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WNBA's Young: 'God is the center of my world'
Wednesday, Apr 22, 2009
By Joshua Cooley


SAN ANTONIO (BP)--Sophia Young, it’s safe to say, was not born with the shy gene.

A few years ago, Young, now entering her fourth season with the WNBA’s San Antonio Silver Stars, wanted to introduce herself to Robert Horry. Yes, that Robert Horry. “Big Shot Rob,” the owner of seven championship rings, is considered one of the NBA’s all-time great clutch shooters. Among his many last-second heroics was a three-pointer with 5.9 seconds left in overtime to give the San Antonio Spurs a Game 5 victory and a 3-2 series lead over Detroit in the 2005 NBA Finals, which the Spurs would win two games later.

All this mattered little to Young. She had seen Horry many times at San Antonio’s AT&T Center – which plays host to the Silver Stars and the Spurs – and simply wanted to meet him. So the slender 6-foot-1 forward strolled up to the 6-foot-10 behemoth and confidently asked, “Do you know who I am?”

Horry smiled. It’s not every day that a rich, famous NBA star hears that question.

“Yeah, I know who you are,” he said.

He’s not the only one. WNBA fans are quickly getting to know Young, who will soon put her remarkable skills on display again when the WNBA season tips off June 6.

In just a few years, Young has become one of the league’s preeminent stars. Last season, the 25-year-old finished ninth overall in league scoring average (17.5) and set additional career highs in free-throw shooting percentage (75.9) and assists per game (2.3). She earned All-WNBA first-team honors for the first time and helped lead the Silver Stars to a league-best 24-10 regular-season record and the franchise’s first trip to the WNBA Finals.

Even though San Antonio got swept in three games by the Detroit Shock, Young did her share. In nine playoff games, she averaged 17.7 points and 5.9 rebounds. The highlight of her postseason was a last-second play that kept the team’s playoff hopes alive. With San Antonio trailing the Los Angeles Sparks, 66-65, in Game 2 of the best-of-three Western Conference Finals, Young took an inbounds pass from halfcourt, spun around in desperation and hit a buzzer-beating 14-footer to force a decisive Game 3.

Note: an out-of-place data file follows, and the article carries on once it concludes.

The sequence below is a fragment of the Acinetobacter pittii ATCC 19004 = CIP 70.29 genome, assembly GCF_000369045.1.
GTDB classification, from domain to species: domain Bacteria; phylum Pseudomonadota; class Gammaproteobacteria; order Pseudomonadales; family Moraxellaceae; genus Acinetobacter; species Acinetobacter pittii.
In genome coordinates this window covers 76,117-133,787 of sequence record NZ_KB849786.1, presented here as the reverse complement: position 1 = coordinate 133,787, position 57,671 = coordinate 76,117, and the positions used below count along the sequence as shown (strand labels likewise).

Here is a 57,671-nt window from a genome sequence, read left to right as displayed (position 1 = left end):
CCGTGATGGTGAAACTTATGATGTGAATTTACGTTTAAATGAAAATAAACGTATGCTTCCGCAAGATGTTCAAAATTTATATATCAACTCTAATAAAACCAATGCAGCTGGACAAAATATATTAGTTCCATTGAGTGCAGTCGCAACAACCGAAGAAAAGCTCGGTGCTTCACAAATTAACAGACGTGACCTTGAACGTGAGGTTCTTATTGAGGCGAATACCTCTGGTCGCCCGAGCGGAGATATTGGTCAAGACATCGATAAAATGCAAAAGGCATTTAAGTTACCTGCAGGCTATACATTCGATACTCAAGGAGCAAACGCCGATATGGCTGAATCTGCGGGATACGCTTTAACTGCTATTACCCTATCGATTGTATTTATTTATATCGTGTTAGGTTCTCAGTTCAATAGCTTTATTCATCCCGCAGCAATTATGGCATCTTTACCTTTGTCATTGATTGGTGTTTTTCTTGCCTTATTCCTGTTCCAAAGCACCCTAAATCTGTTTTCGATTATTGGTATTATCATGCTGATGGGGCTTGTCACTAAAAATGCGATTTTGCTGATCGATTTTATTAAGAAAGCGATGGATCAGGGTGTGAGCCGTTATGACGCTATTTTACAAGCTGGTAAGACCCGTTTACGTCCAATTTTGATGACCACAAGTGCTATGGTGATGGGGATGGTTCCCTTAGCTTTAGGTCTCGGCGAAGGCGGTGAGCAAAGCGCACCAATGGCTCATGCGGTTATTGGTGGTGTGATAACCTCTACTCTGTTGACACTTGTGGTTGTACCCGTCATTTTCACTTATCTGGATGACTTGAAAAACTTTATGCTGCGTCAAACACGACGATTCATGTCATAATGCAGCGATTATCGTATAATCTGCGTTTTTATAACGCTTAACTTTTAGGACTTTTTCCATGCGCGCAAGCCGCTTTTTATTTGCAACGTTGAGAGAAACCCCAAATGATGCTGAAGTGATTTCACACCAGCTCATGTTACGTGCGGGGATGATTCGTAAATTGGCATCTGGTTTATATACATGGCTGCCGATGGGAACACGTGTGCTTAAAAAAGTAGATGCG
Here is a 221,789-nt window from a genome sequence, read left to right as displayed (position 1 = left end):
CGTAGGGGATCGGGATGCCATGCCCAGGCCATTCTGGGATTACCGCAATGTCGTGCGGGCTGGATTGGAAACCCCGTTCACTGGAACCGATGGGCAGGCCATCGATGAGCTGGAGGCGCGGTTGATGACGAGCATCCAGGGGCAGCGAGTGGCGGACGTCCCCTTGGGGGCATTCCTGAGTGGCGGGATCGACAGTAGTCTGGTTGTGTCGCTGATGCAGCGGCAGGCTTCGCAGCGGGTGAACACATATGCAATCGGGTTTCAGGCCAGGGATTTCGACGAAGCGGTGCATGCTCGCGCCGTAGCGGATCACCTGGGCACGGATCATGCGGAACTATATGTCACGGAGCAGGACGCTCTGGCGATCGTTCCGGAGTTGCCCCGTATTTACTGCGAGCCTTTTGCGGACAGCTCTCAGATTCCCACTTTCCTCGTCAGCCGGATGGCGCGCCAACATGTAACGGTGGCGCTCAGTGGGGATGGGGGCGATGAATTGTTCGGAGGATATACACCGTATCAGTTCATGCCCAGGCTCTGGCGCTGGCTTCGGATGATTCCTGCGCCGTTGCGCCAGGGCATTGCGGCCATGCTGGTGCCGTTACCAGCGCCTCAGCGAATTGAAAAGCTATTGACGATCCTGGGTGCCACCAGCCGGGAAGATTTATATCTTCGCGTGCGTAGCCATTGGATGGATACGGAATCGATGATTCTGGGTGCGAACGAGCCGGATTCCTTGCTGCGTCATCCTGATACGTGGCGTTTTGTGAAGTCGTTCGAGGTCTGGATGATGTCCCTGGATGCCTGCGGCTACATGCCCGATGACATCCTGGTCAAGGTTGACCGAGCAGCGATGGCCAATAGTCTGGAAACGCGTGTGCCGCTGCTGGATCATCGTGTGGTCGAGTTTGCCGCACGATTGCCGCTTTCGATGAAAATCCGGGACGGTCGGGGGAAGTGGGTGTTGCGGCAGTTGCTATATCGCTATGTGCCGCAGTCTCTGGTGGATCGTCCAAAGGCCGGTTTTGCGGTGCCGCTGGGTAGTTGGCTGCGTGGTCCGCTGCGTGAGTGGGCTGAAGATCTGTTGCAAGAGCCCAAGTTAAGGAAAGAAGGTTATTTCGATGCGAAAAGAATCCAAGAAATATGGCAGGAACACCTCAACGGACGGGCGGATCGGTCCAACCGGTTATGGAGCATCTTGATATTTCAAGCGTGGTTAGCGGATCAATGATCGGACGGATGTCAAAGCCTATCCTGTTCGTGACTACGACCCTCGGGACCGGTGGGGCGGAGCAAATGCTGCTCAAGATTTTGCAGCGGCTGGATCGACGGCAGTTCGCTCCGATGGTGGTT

“It really was an incredible shot,” said Dan Hughes, San Antonio’s head coach and general manager. “She is one of the few athletes who could get that shot off. That’s exactly where her development can take her. That play, it was on display.”

To see Young dominate now against the best players in the world is to marvel at her astonishing progress from humble beginnings. She grew up on the Caribbean island of St. Vincent, where she favored netball, a much more sedentary cousin of basketball that is popular in places like the United Kingdom, the Caribbean, Asia, Australia and New Zealand. In netball, a 7-on-7 game with no backboard on the hoops, players are restricted to certain areas of the court, must pass or shoot after three seconds of ball possession, and cannot dribble or run with the ball.

It’s almost humorous to think of such an athletically gifted player once favoring such a restrictive game.

“I’d pick up a basketball just to shoot around, but I really didn’t like it when I was younger,” said Young, who played for St. Vincent’s under-16 national netball team.

In 1999, at age 15, Young immigrated to the United States, settling in Shreveport, La., as an exchange student at Evangel Christian Academy. Soon, she met Bo Roberts, a local Amateur Athletic Union basketball coach who “came into my life my senior year of high school, helped me get a scholarship at Baylor [University in Waco, Texas] and taught me about 90 percent of what I know about the game,” she said.